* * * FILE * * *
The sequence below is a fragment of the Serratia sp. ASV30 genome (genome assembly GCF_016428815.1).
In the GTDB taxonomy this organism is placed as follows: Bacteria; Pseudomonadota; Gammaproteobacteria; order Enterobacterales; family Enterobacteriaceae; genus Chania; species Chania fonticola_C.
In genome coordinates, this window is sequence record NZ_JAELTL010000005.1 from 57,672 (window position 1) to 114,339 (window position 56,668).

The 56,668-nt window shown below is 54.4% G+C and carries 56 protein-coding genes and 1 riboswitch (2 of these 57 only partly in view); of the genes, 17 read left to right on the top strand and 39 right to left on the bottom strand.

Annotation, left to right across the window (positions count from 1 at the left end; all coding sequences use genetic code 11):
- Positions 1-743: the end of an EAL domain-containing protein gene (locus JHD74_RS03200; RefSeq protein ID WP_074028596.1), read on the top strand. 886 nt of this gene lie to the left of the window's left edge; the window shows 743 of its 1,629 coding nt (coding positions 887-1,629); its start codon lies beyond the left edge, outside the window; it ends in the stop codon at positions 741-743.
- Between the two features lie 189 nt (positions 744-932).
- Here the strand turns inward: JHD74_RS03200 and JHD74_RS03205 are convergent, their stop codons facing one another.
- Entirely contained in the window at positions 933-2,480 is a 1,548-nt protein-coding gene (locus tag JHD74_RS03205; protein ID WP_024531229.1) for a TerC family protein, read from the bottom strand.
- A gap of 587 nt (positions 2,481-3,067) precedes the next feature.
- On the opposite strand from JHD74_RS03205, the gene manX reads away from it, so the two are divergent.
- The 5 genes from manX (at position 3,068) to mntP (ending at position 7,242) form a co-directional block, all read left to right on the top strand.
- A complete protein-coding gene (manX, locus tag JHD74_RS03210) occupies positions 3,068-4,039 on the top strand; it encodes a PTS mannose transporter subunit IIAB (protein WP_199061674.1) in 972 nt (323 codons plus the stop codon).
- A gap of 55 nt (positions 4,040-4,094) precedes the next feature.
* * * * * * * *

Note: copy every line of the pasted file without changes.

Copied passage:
The sequence below is a fragment of the Serratia sp. ASV30 genome (genome assembly GCF_016428815.1).
In the GTDB taxonomy this organism is placed as follows: Bacteria; Pseudomonadota; Gammaproteobacteria; order Enterobacterales; family Enterobacteriaceae; genus Chania; species Chania fonticola_C.
In genome coordinates, this window is sequence record NZ_JAELTL010000005.1 from 57,672 (window position 1) to 114,339 (window position 56,668).

The 56,668-nt window shown below is 54.4% G+C and carries 56 protein-coding genes and 1 riboswitch (2 of these 57 only partly in view); of the genes, 17 read left to right on the top strand and 39 right to left on the bottom strand.

Annotation, left to right across the window (positions count from 1 at the left end; all coding sequences use genetic code 11):
- Positions 1-743: the end of an EAL domain-containing protein gene (locus JHD74_RS03200; RefSeq protein ID WP_074028596.1), read on the top strand. 886 nt of this gene lie to the left of the window's left edge; the window shows 743 of its 1,629 coding nt (coding positions 887-1,629); its start codon lies beyond the left edge, outside the window; it ends in the stop codon at positions 741-743.
- Between the two features lie 189 nt (positions 744-932).
- Here the strand turns inward: JHD74_RS03200 and JHD74_RS03205 are convergent, their stop codons facing one another.
- Entirely contained in the window at positions 933-2,480 is a 1,548-nt protein-coding gene (locus tag JHD74_RS03205; protein ID WP_024531229.1) for a TerC family protein, read from the bottom strand.
- A gap of 587 nt (positions 2,481-3,067) precedes the next feature.
- On the opposite strand from JHD74_RS03205, the gene manX reads away from it, so the two are divergent.
- The 5 genes from manX (at position 3,068) to mntP (ending at position 7,242) form a co-directional block, all read left to right on the top strand.
- A complete protein-coding gene (manX, locus tag JHD74_RS03210) occupies positions 3,068-4,039 on the top strand; it encodes a PTS mannose transporter subunit IIAB (protein WP_199061674.1) in 972 nt (323 codons plus the stop codon).
- A gap of 55 nt (positions 4,040-4,094) precedes the next feature.